SHOULD I BUY WEIGHTLIFTING SHOES TO IMPROVE MY SQUAT?

Weightlifting shoes have become more popular with gym users within the last decade as a fashionable trend and not for their functional purpose. As the name implies, weightlifting shoes are to benefit an individual during the performance of a lift and became popular with the performance of technical explosive movements such as Olympic weightlifting many decades ago. 

 

For those of us who are serious about lifting, are they worth the purchase?

Before delving into how weightlifting shoes could benefit an individual, we must consider the individual unique structures that could influence our movements during lower body exercises such as the squat. Hip structures are unique (1) and play a big role in how our bodies can get into a squat position, as the individual shapes of the hip socket and femur (thigh bone) can influence the form of a squat. The hip joint is crucial to athletic and daily activities involving the lower body (1,2).

Ankle mobility also influences lower body movements and sufficient dorsi-flexion (foot towards the shin) can benefit the range of motion and balance during a squat (3). Furthermore, an overlooked part of the body that can affect performance is the feet, and the foot should have an arch shape creating three points of contact like a tripod helping to create a stable platform creating an arch shape (4).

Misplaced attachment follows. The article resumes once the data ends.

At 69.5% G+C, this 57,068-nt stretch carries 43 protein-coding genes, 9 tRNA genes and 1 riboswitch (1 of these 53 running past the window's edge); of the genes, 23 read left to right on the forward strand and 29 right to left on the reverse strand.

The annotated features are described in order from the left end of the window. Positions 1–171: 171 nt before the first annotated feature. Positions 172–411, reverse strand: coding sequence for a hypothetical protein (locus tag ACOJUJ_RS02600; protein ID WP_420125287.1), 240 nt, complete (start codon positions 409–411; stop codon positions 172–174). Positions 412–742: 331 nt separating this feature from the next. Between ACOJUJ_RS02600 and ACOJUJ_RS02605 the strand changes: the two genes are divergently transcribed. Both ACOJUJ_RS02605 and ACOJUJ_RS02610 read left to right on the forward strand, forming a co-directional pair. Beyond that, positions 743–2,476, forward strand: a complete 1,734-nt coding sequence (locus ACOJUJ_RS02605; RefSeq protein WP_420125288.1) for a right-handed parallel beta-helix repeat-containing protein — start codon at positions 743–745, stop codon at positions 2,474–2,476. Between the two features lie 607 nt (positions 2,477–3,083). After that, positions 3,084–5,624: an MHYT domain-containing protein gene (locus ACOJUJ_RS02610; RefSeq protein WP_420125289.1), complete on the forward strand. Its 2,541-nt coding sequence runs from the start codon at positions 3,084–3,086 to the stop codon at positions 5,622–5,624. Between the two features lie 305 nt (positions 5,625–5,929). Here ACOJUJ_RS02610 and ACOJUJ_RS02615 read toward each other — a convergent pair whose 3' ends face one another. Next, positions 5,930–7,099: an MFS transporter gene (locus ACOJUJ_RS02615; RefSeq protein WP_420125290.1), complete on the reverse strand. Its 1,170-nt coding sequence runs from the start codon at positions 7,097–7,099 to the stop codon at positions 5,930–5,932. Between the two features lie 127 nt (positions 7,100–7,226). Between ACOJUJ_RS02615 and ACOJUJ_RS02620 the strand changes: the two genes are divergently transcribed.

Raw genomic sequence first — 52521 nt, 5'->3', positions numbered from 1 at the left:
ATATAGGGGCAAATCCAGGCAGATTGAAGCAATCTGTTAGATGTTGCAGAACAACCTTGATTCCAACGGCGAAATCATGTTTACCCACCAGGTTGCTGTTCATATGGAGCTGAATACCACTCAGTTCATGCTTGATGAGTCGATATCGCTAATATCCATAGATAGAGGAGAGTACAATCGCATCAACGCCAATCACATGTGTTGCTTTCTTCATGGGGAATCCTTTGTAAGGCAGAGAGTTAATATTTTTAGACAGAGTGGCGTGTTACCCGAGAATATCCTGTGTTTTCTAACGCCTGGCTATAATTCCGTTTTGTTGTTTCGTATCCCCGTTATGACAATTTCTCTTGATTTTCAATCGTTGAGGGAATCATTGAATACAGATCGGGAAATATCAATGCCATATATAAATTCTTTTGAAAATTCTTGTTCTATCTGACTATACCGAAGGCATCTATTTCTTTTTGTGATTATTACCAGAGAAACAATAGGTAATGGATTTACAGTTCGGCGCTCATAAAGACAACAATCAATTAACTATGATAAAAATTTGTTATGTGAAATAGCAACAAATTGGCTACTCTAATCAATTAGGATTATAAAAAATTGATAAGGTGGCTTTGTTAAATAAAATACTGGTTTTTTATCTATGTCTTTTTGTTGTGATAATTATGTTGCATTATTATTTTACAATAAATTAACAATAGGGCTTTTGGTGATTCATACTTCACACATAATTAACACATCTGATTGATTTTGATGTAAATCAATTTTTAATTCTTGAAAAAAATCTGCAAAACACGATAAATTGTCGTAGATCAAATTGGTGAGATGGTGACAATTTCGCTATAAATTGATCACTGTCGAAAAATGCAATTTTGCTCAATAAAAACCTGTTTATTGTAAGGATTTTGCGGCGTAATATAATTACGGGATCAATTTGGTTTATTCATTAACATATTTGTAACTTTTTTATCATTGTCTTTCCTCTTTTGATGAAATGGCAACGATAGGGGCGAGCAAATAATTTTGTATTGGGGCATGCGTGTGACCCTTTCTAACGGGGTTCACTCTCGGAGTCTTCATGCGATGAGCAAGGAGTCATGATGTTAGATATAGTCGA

How could weightlifting shoes benefit you?

Greater Dorsiflexion

Weightlifting shoes help increase dorsiflexion (foot towards the shin) of the ankle, providing a greater range of motion and a benefit to preventing forward trunk lean, leading to a potential reduction of potential injuries (3).

Muscle Activation & Reduction Of Lower Back Stress

A study in 2012 suggests that wearing weightlifting shoes seems to be beneficial in reducing the overall trunk lean and this position is believed to reduce the amount of shear stress in the lower back area. Moreover, the quadricep muscles (knee extensors) have higher activation when compared to running shoes during a barbell back squat (5). However, this may be an individual response as another study in 2016 suggested that no significant difference in muscle activation with barefoot squatting was compared to squatting weightlifting shoes (6).

Summary

Weightlifting shoes can be a great accessory to compliment your performance in the gym. A solid platform which can help with confidence, as well as stability during a lift, has the potential to influence our performance. Weightlifting shoes will most likely provide a greater benefit in improving dorsiflexion (foot to the shin) and reduced forward trunk lean during squat movements. If an individual does not need any improvements in these areas, it may not be a beneficial investment. Additionally, if the purchase of weightlifting shoes are simply to fix mobility issues, then it may be a case of focusing on mobility exercises to benefit an individual's long term performance.

Resources

  1. https://journals.lww.com/sportsmedarthro/Abstract/2002/10020/Hip_Anatomy_and_Biomechanics_in_the_Athlete.2.aspx
  2. https://journals.lww.com/sportsmedarthro/Abstract/2010/06000/Hip_Biomechanics.2.aspx
  3. https://www.ncbi.nlm.nih.gov/pmc/articles/PMC4262933/
  4. https://europepmc.org/article/med/14560896
  5. https://journals.lww.com/nsca-jscr/Fulltext/2012/01000/Kinematic_Changes_Using_Weightlifting_Shoes_on.4.aspx
  6. https://dc.etsu.edu/honors/345/
Jonple